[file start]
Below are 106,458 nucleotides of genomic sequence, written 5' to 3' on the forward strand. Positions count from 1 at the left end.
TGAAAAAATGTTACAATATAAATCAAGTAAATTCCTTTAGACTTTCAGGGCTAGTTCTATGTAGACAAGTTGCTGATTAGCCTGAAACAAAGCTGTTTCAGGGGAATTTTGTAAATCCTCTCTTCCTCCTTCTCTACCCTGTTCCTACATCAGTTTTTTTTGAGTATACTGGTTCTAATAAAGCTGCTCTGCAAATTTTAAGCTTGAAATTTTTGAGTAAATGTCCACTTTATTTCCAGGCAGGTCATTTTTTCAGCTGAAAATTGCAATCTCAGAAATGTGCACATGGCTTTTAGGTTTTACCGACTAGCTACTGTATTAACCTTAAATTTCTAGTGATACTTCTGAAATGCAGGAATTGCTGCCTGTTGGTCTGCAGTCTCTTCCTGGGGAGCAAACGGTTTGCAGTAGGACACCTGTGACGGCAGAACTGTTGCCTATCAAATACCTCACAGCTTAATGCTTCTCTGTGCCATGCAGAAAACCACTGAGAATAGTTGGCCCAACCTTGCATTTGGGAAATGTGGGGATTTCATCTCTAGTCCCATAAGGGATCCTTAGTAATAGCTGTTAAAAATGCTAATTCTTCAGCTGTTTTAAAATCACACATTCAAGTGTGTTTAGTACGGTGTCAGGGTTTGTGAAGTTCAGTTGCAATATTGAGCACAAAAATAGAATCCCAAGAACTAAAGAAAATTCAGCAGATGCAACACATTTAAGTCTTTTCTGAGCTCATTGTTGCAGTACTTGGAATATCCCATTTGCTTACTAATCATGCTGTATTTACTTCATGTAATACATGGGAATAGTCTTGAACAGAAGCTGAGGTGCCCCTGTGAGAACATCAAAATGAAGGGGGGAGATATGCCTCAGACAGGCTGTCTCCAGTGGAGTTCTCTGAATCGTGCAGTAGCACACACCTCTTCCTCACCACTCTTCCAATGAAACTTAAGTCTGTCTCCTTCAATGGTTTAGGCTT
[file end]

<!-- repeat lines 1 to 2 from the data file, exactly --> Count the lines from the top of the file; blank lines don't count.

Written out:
Below are 106,458 nucleotides of genomic sequence, written 5' to 3' on the forward strand. Positions count from 1 at the left end.
TGAAAAAATGTTACAATATAAATCAAGTAAATTCCTTTAGACTTTCAGGGCTAGTTCTATGTAGACAAGTTGCTGATTAGCCTGAAACAAAGCTGTTTCAGGGGAATTTTGTAAATCCTCTCTTCCTCCTTCTCTACCCTGTTCCTACATCAGTTTTTTTTGAGTATACTGGTTCTAATAAAGCTGCTCTGCAAATTTTAAGCTTGAAATTTTTGAGTAAATGTCCACTTTATTTCCAGGCAGGTCATTTTTTCAGCTGAAAATTGCAATCTCAGAAATGTGCACATGGCTTTTAGGTTTTACCGACTAGCTACTGTATTAACCTTAAATTTCTAGTGATACTTCTGAAATGCAGGAATTGCTGCCTGTTGGTCTGCAGTCTCTTCCTGGGGAGCAAACGGTTTGCAGTAGGACACCTGTGACGGCAGAACTGTTGCCTATCAAATACCTCACAGCTTAATGCTTCTCTGTGCCATGCAGAAAACCACTGAGAATAGTTGGCCCAACCTTGCATTTGGGAAATGTGGGGATTTCATCTCTAGTCCCATAAGGGATCCTTAGTAATAGCTGTTAAAAATGCTAATTCTTCAGCTGTTTTAAAATCACACATTCAAGTGTGTTTAGTACGGTGTCAGGGTTTGTGAAGTTCAGTTGCAATATTGAGCACAAAAATAGAATCCCAAGAACTAAAGAAAATTCAGCAGATGCAACACATTTAAGTCTTTTCTGAGCTCATTGTTGCAGTACTTGGAATATCCCATTTGCTTACTAATCATGCTGTATTTACTTCATGTAATACATGGGAATAGTCTTGAACAGAAGCTGAGGTGCCCCTGTGAGAACATCAAAATGAAGGGGGGAGATATGCCTCAGACAGGCTGTCTCCAGTGGAGTTCTCTGAATCGTGCAGTAGCACACACCTCTTCCTCACCACTCTTCCAATGAAACTTAAGTCTGTCTCCTTCAATGGTTTAGGCTT